Man, it’s been awhile since I have updated. And I’ve had a lot of time to read, what with sitting around in hospitals and at the house waiting on a heart patient hubby.
What I finished since last time: Jacqueline Winspear’s Lesson in Secrets – the eighth in the Maisie Dobbs series. I am still enjoying the series, though I wish Winspear would allow Maisie some personal happiness without attached angst.
He Said/She Said by Erin Kelly. I disliked this book. Not a single character to like. Everyone was selfish and shallow. And I am sick unto death of the “twist ending”, which since they advertise it on the cover of the book, can’t really be a twist ending now can it? This book has about convinced me that I hate current literary fiction.
The Tiger in the Smoke by Margery Allingham. An Albert Campion mystery with hardly any Albert Campion in it. Great secondary characters, though, especially Canon Avril and Inspector Luke. Allingham is an acquired taste, I think. Not as immediately loveable as Christie.
A Town Like Alice by Neville Shute. I like Neville Shute. His writing is not high-falutin’ but given my recent go-rounds with modern fiction, it was ok. The story is actually based on a real story Shute heard, so it rings true. I’d like to see the miniseries/movie, but our library doesn’t have it and neither does Netflix!
Tales from a Village School by Miss Read. Didn’t realize this one was a collection of short pieces. It would have been better to have read these after I knew more about Fairacre.
The Queen of Attolia by Megan Whalen Turner. Second in the Queen’s Thief series. Loved this. Loved the characters. Loved the long con. Turner really gets the relationship between God and worshipper – and that it is not a safe relationship. Like Aslan not being a tame lion, the gods in Turner’s world are not accountable to humans, but humans to them. That is a rare gift in current fiction.
One True Loves by Taylor Jenkins Reid. Sort of the other side of Tom Hanks in Castaway, focusing on the one left behind instead of the one who was away. Interesting take, and a brave choice in the end – and one I didn’t expect.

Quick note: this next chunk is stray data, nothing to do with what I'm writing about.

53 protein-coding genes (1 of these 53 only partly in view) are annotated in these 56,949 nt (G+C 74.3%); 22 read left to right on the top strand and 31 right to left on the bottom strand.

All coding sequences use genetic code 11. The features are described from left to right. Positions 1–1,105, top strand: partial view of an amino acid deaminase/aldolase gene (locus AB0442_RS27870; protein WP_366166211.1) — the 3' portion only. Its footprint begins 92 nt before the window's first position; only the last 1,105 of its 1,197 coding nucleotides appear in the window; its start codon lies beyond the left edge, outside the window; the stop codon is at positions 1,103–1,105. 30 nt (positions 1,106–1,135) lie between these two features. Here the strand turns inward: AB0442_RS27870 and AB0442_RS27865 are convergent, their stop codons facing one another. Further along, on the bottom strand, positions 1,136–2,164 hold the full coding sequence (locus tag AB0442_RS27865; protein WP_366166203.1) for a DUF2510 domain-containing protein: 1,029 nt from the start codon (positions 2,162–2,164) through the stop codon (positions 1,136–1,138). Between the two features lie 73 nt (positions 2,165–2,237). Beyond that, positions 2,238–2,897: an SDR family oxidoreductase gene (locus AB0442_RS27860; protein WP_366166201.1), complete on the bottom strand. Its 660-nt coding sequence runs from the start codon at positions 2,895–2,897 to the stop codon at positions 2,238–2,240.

Lie to Me by J.T. Ellison. Again another book with no characters to really like. Sigh. Twisty end AGAIN. Come on writers! Enough!
Village School by Miss Read. I expected this to be on the saccharine side. It was NOT. Miss Read is clear-eyed about her students’ gifts and faults. It is obvious she loves them, but she doesn’t idealize them – nor does she any of the other villagers. A good look at a rural school post-war. First in the Fairacre series. I loved this and it was just what I needed to read in a stressful time.
Village Diary by Miss Read. Second in the Fairacres series. A year in the village and school with all its highs and lows. Some interesting thoughts about the slower country life and the way it meets human needs in a way that a fast-paced urban life may not. She is aware of the changes that are coming to village and realizes there is often nothing that can be done to stop them, but she doesn’t think they are always without drawbacks. Loved this.
Girls in White Dresses by Alex Gates. I got this on a daily deal. I think it must have been self-published, which is not a bad thing, but I think Gates could have been helped a LOT by a good editor. Told in first person (which I usually don’t care for much), very choppy sentences, too often telling, not showing. But there were some interesting insights and the author did understand that not every cult leader is a cynical bastard who doesn’t believe what he is saying but is just tricking everyone. This go round, the leader was a bad guy, but he was at least a true believer bad guy. I have Gates’ 2nd book. I will probably read it, but it’s not top of the TBR pile.
The Awakening of Miss Prim by Natalia Fenollera. So disappointed in this book. GREAT ideas underlying it, but I didn’t think it worked as a book. Perhaps a good discussion starter about the kind of life that is really human and humane.
Nomadland: Surviving America in the Twenty-First Century by Jessica Bruder. A look at those people who are living in RVs, trailers, and vans, not because they are living a wonderful retirement but because they have HAD to do so because of economics. Sobering look at choices that some have made, just to get by. Not sensationalized – no policy measures proposed, just an honest look at a subset of Americans that are largely unknown. Interesting read.
Whew! That was a lot in 2 months!
Currently reading: J.R.R. Tolkien: A Biography by Humphrey Carpenter. So far it is sort of an “old-fashioned” biography – starting at the beginning and progressing along. It is well-written and I am really enjoying it so far, but I’m only at the point where he begins with the stories that will become The Silmarillion. (Which I have never read, but now want to!)
In the on deck circle: Not sure yet. I’m thinking something off my own shelves. Perhaps Quo Vadis?
Did not finish: The Girls of Atomic City – just couldn’t keep everything straight and I didn’t really care. It is rare for me not to finish. I usually don’t even start, they sit around for awhile, then I take them back to the library. This one I got about 1/3 in and closed it up and donated it to the Little Free Library at our park.
How ’bout y’all?